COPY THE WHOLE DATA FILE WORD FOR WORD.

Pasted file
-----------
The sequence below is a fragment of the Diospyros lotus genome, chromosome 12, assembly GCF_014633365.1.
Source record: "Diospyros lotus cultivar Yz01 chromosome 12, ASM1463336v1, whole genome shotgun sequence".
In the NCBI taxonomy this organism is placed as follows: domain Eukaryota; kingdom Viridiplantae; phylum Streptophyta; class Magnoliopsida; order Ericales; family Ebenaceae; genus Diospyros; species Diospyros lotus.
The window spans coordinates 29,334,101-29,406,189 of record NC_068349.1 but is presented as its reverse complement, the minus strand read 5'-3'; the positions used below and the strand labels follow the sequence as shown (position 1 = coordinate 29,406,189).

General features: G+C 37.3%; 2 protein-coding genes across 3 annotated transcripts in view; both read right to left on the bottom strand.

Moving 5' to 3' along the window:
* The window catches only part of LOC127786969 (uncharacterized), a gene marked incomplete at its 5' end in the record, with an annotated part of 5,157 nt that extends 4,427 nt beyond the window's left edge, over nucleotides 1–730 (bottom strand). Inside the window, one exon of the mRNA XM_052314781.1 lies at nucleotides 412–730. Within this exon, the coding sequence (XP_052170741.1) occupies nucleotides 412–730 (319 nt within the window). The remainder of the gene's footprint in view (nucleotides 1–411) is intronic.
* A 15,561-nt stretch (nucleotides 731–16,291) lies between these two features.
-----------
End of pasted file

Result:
The sequence below is a fragment of the Diospyros lotus genome, chromosome 12, assembly GCF_014633365.1.
Source record: "Diospyros lotus cultivar Yz01 chromosome 12, ASM1463336v1, whole genome shotgun sequence".
In the NCBI taxonomy this organism is placed as follows: domain Eukaryota; kingdom Viridiplantae; phylum Streptophyta; class Magnoliopsida; order Ericales; family Ebenaceae; genus Diospyros; species Diospyros lotus.
The window spans coordinates 29,334,101-29,406,189 of record NC_068349.1 but is presented as its reverse complement, the minus strand read 5'-3'; the positions used below and the strand labels follow the sequence as shown (position 1 = coordinate 29,406,189).

General features: G+C 37.3%; 2 protein-coding genes across 3 annotated transcripts in view; both read right to left on the bottom strand.

Moving 5' to 3' along the window:
* The window catches only part of LOC127786969 (uncharacterized), a gene marked incomplete at its 5' end in the record, with an annotated part of 5,157 nt that extends 4,427 nt beyond the window's left edge, over nucleotides 1–730 (bottom strand). Inside the window, one exon of the mRNA XM_052314781.1 lies at nucleotides 412–730. Within this exon, the coding sequence (XP_052170741.1) occupies nucleotides 412–730 (319 nt within the window). The remainder of the gene's footprint in view (nucleotides 1–411) is intronic.
* A 15,561-nt stretch (nucleotides 731–16,291) lies between these two features.